To get alerts from SCOM in PowerShell, we use the Get-SCOMAlert cmdLet

Unfortunately the help file does not describe how to use the Criteria cmdlet.

Instead they get all Alerts and filter using the “where”  cause to filter. This causes unnessesary processing on the scom server as Stefan has described in his article Here

 

Stefan does not describe all the possible combinations and operators.

To find these i had to find the .NET reference, therefore a decided to consolidate all the info in this blog post.

 

example of the use of the parameter:

Get-SCOMAlert -Criteria "ResolutionState = 0 AND Severity = 2 AND IsMonitorAlert = 1"

It works almost  like the where clause, but the operator are different, and you need to know the fields available for filtering.

 

Operators:

More info: http://msdn.microsoft.com/en-us/library/bb437603.aspx

Comparison Operators

You can use comparison operators when constructing a criteria expression. The valid operators are described in the following table:

 

Operator Description Example(s)

=, ==

Evaluates to true if the left and right operand are equal.

Name = 'mymachine.mydomain.com'

!=, <>

Evaluates to true if the left and right operand are unequal.

Name != 'mymachine.mydomain.com'

>

Evaluates to true if the left operand is greater than the right operand.

Severity > 0

<

Evaluates to true if the left operand is less than the right operand.

Severity < 2

>=

Evaluates to true if the left operand is greater than or equal to the right operand.

Severity >= 1

<=

Evaluates to true if the left operand is less than or equal to the right operand.

Severity <= 3

LIKE

Evaluates to true if the left operand matches the pattern that is defined by the right operand. Use the characters in the wildcard table later in this topic to define the pattern.

Name 'LIKE SQL%'

Evaluates to true if the Name value is "SQLEngine."

Name LIKE '%SQL%'

Evaluates to true if the Name value is "MySQLEngine."

MATCHES

Evaluates to true if the left operand matches the regular expression defined by the right operand. For information about and examples of regular expression syntax, see the MSDN topic, .NET Framework Regular Expressions.

Name MATCHES 'SQL*05'

Evaluates to true if the Name value is "SQL2005."

IS NULL

Evaluates to true if the value of the left operand is null.

ConnectorId IS NULL

Evaluates to true if the ConnectorId property does not contain a value.

IS NOT NULL

Evaluates to true if the value of the left operand is not null.

ConnectorId IS NOT NULL

Evaluates to true if the ConnectorId property contains a value.

IN

Evaluates to true if the value of the left operand is in the list of values defined by the right operand.

noteNote
The IN operator is valid for use only with properties of type Guid.

Id IN ('080F192C-52D2-423D-8953-B3EC8C3CD001', '080F192C-53B2-403D-8753-B3EC8C3CD002')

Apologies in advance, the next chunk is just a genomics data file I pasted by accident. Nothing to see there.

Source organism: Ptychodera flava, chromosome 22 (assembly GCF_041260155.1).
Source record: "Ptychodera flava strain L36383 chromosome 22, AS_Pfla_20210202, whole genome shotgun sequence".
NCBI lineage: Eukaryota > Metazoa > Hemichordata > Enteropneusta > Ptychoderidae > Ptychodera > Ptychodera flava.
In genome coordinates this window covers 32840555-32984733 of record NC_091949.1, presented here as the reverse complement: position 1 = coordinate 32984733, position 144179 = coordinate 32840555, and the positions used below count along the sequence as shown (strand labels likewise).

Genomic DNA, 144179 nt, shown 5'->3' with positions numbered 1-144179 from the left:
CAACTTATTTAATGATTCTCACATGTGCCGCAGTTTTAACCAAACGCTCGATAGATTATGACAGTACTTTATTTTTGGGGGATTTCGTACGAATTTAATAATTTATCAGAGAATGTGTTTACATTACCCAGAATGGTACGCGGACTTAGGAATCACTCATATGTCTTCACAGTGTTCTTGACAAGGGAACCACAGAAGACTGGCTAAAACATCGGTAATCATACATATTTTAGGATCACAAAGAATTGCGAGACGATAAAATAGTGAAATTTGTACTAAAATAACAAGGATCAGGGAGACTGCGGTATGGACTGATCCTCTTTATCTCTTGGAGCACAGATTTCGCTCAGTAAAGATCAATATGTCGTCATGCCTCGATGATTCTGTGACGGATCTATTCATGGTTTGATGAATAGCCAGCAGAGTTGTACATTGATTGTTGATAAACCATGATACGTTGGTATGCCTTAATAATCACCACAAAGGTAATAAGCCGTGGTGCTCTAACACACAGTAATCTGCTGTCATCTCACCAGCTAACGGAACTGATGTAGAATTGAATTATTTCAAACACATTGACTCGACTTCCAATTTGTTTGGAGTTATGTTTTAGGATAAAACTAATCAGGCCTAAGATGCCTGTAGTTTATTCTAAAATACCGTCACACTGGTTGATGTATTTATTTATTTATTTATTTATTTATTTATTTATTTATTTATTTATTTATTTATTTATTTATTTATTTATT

Evaluates to true if the value of the Id property is one of the two globally unique identifiers provided in the expression.

AND

Evaluates to true if the left and right operands are both true.

Name = 'SQL%' AND Description LIKE 'MyData%'

OR

Evaluates to true if either the left or right operand is true.

Name = 'SQL%' OR Description LIKE 'MyData%'

NOT

Evaluates to true if the right operand is not true.

NOT (Name = 'IIS' OR Name = 'SQL')

Wildcard Characters

The following table defines the wildcard characters you can use to construct a pattern when using the LIKE operator:

 

Wildcard Description Example

%

A wildcard that matches any number of characters.

Name LIKE 'SQL%'

Evaluates to true if the Name value is "SQLEngine."

Name LIKE '%SQL%'

Evaluates to true if the Name value is "MySQLEngine."

_

A wildcard that matches a single character.

Name LIKE 'SQL200_'

Evaluates to true for the following Name values:

"SQL2000"

"SQL2005"

noteNote
The expression evaluates to false for "SQL200" because the symbol _ must match exactly one character in the Name value.

[]

A wildcard that matches any one character that is enclosed in the character set.

noteNote
Brackets are also used when qualifying references to MonitoringObject properties. For more information, see Defining Queries for Monitoring Objects.

Name LIKE 'SQL200[05]'

Evaluates to true for the following Name values:

"SQL2000"

"SQL2005"

The expression evaluates to false for

"SQL2003."

[^]

A wildcard that matches any one character that is not enclosed in the character set.

Name LIKE 'SQL200[^05]'

Evaluates to true for

"SQL2003."

The expression evaluates to false for

"SQL2000" and

"SQL2005."

Fields

To see the complete list you can look at the reference manual for MonitoringAlertCriteria here: http://msdn.microsoft.com/en-us/library/hh327662.aspx

I have inserted the list below

  • Id

  • Name

  • Description

  • MonitoringObjectId

  • MonitoringClassId

  • MonitoringObjectName

  • MonitoringObjectDisplayName

  • MonitoringObjectPath

  • MonitoringObjectFullName

  • IsMonitorAlert

  • ProblemId

  • MonitoringRuleId

  • ResolutionState

  • Priority

  • Severity

  • Category

  • Owner

  • ResolvedBy

  • TimeRaised

  • TimeAdded

  • LastModified

  • LastModifiedBy

  • TimeResolved

  • TimeResolutionStateLastModified

  • CustomField1

  • CustomField2

  • CustomField3

  • CustomField4

  • CustomField5

  • CustomField6

  • CustomField7

  • CustomField8

  • CustomField9

  • CustomField10

  • TicketId

  • Context

  • ConnectorId

  • LastModifiedByNonConnector

  • MonitoringObjectInMaintenanceMode

  • MonitoringObjectHealthState

  • ConnectorStatus

  • NetbiosComputerName

  • NetbiosDomainName

  • PrincipalName

  • AlertParams

  • SiteName

  • MaintenanceModeLastModified

  • StateLastModified